Have you ever asked yourself how sites like YouTube are working? Why it is possible grabbing videos from there that simple? How it’s built? I guess that’s some questions now. But if you don’t mind, I’ll answer some…
Let’s start with our web browser and hit a video portal. As an example we could even take YouTube:
Let’s assume that everything web based has to be downloaded to your computer to be displayed in your browser. In our case it’s a website and the embedded flash video object which should even be cached on disc. The clue here is the fact that if you hit the reload button, the video is already ready to be played instantly.
As a proof you can empty your browser cache and reload the site again – et voilà, we’re downloading it again. Having an empty browser cache is a nice thing, especially if you are looking for objects inside. Regarding our experiment here, we should have the swf flash movie in there, the website itself and some images.
But if you watch your cache carefully, there’s more in it – a strange file named .flv which leads back to Macromedia if you google for it. Let’s watch another video without clearing the cache and see what happens: The swf file stays pretty much the same – just the flv file count increases.
Now let’s add 1 and 1 and hope its result is 2: If I am right, the flv file is the video we’re searching for. For confirming my suspicion I just rename the one of the flv files to something more meaningful and move it out of the cache. If the flv file actually is the video it should be possible decoding it. A rather crude attempt would be trying mplayer:
~ $ mplayer PenguinsLinuxAd.flv MPlayer dev-SVN-r27120-4.3.1 (C) 2000-2008 MPlayer Team CPU: Genuine Intel(R) CPU T2500 @ 2.00GHz (Family: 6, Model: 14, Stepping: 8) CPUflags: MMX: 1 MMX2: 1 3DNow: 0 3DNow2: 0 SSE: 1 SSE2: 1 Compiled with runtime CPU detection. Playing PenguinsLinuxAd.flv. libavformat file format detected. [lavf] Video stream found, -vid 0 [lavf] Audio stream found, -aid 1 VIDEO: [FLV1] 480x360 0bpp 28.083 fps 0.0 kbps ( 0.0 kbyte/s) ========================================================================== Opening video decoder: [ffmpeg] FFmpeg's libavcodec codec family Selected video codec: [ffflv] vfm: ffmpeg (FFmpeg Flash video) ========================================================================== ========================================================================== Opening audio decoder: [mp3lib] MPEG layer-2, layer-3 AUDIO: 44100 Hz, 2 ch, s16le, 64.0 kbit/4.54% (ratio: 8000->176400) Selected audio codec: [mp3] afm: mp3lib (mp3lib MPEG layer-2, layer-3) ========================================================================== AO: [alsa] 48000Hz 2ch s16le (2 bytes per sample) Starting playback... VDec: vo config request - 480 x 360 (preferred colorspace: Planar YV12) VDec: using Planar YV12 as output csp (no 0) Movie-Aspect is undefined - no prescaling applied. VO: [xv] 480x360 => 480x360 Planar YV12 A: 7.4 V: 7.4 A-V: -0.000 ct: 0.000 0/ 0 5% 0% 2.5% 2 0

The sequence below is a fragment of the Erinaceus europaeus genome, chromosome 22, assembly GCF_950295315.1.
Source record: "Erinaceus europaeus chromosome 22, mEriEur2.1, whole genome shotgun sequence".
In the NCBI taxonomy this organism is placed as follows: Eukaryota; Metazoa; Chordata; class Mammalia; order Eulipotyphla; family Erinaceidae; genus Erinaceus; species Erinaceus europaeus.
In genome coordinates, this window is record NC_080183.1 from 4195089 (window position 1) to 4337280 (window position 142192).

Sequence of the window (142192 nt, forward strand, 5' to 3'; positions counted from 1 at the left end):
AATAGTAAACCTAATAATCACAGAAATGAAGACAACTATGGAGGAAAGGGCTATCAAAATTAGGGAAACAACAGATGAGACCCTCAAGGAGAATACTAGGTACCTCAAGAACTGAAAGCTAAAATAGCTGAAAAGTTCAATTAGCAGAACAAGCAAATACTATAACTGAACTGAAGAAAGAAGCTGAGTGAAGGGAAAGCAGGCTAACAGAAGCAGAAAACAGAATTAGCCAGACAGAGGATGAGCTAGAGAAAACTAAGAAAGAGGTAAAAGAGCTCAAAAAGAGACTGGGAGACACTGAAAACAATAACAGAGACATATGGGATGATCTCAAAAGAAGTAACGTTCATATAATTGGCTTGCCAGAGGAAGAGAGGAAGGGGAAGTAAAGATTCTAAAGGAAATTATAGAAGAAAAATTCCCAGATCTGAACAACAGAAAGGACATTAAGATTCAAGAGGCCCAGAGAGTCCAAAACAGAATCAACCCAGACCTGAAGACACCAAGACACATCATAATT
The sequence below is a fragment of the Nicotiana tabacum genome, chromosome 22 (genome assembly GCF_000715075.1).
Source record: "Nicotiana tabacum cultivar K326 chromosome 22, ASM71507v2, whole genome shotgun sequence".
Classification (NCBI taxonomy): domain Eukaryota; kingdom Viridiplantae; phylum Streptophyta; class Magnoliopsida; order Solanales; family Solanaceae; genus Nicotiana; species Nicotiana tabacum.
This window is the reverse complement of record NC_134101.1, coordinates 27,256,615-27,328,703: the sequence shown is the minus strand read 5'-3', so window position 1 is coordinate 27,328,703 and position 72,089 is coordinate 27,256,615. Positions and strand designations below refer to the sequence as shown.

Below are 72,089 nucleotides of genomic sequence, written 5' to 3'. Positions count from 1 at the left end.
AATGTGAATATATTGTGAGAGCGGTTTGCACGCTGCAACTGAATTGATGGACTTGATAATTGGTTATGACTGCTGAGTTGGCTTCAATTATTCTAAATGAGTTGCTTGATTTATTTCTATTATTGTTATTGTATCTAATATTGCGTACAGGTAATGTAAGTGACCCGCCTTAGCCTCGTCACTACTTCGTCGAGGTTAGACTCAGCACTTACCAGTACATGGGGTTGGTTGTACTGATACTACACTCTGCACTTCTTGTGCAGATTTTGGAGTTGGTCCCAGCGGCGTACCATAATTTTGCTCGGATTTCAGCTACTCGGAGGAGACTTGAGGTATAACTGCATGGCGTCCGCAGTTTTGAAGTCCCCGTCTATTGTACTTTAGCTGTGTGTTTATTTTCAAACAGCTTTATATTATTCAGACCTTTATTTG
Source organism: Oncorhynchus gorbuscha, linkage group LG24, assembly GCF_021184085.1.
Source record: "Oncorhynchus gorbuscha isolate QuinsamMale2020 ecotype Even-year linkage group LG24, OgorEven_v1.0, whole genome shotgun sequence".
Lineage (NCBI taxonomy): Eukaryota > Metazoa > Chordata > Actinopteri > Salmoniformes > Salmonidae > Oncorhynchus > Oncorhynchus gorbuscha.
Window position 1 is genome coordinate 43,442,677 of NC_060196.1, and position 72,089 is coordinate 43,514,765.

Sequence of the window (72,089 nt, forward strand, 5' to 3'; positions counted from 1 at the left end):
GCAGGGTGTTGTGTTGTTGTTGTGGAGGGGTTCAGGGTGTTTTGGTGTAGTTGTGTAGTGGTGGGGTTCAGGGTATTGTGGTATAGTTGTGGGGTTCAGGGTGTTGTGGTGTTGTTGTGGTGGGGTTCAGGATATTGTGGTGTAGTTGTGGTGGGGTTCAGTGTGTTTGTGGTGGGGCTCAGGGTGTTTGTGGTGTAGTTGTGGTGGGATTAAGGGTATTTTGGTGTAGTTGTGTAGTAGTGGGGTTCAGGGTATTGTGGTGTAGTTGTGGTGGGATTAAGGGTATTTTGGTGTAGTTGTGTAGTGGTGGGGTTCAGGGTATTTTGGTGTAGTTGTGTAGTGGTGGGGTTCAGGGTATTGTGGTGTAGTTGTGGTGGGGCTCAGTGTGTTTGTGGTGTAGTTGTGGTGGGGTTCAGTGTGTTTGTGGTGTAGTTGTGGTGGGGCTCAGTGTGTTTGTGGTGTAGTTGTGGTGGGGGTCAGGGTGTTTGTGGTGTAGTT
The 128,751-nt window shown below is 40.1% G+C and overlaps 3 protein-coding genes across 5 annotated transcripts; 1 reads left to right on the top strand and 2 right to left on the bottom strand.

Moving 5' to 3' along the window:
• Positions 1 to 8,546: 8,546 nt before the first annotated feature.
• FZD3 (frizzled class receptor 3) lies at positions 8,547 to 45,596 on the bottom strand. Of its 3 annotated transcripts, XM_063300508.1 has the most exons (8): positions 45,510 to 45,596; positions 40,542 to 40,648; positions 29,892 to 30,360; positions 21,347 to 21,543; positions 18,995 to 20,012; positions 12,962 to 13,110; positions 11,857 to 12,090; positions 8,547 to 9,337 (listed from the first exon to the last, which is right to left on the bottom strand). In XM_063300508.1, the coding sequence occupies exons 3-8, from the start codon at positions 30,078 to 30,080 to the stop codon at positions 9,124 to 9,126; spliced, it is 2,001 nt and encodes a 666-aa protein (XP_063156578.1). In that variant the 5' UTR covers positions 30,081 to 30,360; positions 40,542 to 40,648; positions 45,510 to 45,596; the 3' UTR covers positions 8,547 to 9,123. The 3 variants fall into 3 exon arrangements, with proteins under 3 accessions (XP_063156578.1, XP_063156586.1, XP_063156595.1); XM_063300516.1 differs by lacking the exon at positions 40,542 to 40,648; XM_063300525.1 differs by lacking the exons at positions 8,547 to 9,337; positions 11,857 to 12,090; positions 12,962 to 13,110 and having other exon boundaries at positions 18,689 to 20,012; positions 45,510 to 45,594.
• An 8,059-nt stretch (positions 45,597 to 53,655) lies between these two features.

Believe it or not: It worked. So the fla file is definitively the video. My next idea is using ffmpg for recoding the fla file to something more ‘useful’ for me. What about mp4?
~ $ ffmpeg -i PenguinsLinuxAd.flv PenguinsLinuxAd.mp4 FFmpeg version UNKNOWN, Copyright (c) 2000-2008 Fabrice Bellard, et al. configuration: --prefix=/usr --libdir=/usr/lib --shlibdir=/usr/lib --mandir=/usr/share/man --enable-static --enable-shared --cc=i686-pc-linux-gnu-gcc --disable-altivec --disable-debug --disable-ffplay --disable-network --disable-optimizations --enable-libfaac --enable-libmp3lame --enable-libvorbis --enable-libxvid --enable-liba52 --enable-libdc1394 --enable-pthreads --enable-x11grab --enable-libfaad --enable-libamr-nb --enable-libamr-wb --enable-nonfree --enable-gpl --enable-postproc --enable-avfilter --enable-avfilter-lavf --enable-swscale --disable-stripping libavutil version: 49.6.0 libavcodec version: 51.53.0 libavformat version: 52.12.0 libavdevice version: 52.0.0 libavfilter version: 0.0.0 built on Jul 2 2008 16:52:29, gcc: 4.3.1 Seems stream 0 codec frame rate differs from container frame rate: 1000.00 (1000/1) -> 28.08 (337/12) Input #0, flv, from 'PenguinsLinuxAd.flv': Duration: 00:00:51.1, start: 0.000000, bitrate: 64 kb/s Stream #0.0: Video: flv, yuv420p, 480x360, 28.08 tb(r) Stream #0.1: Audio: mp3, 44100 Hz, stereo, 64 kb/s Output #0, mp4, to 'PenguinsLinuxAd.mp4': Stream #0.0: Video: mpeg4, yuv420p, 480x360, q=2-31, 200 kb/s, 28.08 tb(c) Stream #0.1: Audio: libfaac, 44100 Hz, stereo, 64 kb/s Stream mapping: Stream #0.0 -> #0.0 Stream #0.1 -> #0.1 Press [q] to stop encoding frame= 1420 fps= 46 q=31.0 Lsize= 2047kB time=50.6 bitrate= 331.6kbits/s video:1629kB audio:388kB global headers:0kB muxing overhead 1.477593%
And there we go. My theory is now that grabber software just does what we have done here manually – It downloads the flv file and recodes it to the format you want to have it.
Let’s assume we can reverse the whole process and convert video files into flv format which can be used for flash movies that can be played while being loaded – just like a video stream without a streaming server. I guess we do know the basics for doing our own player now – but that will be a topic for another post here.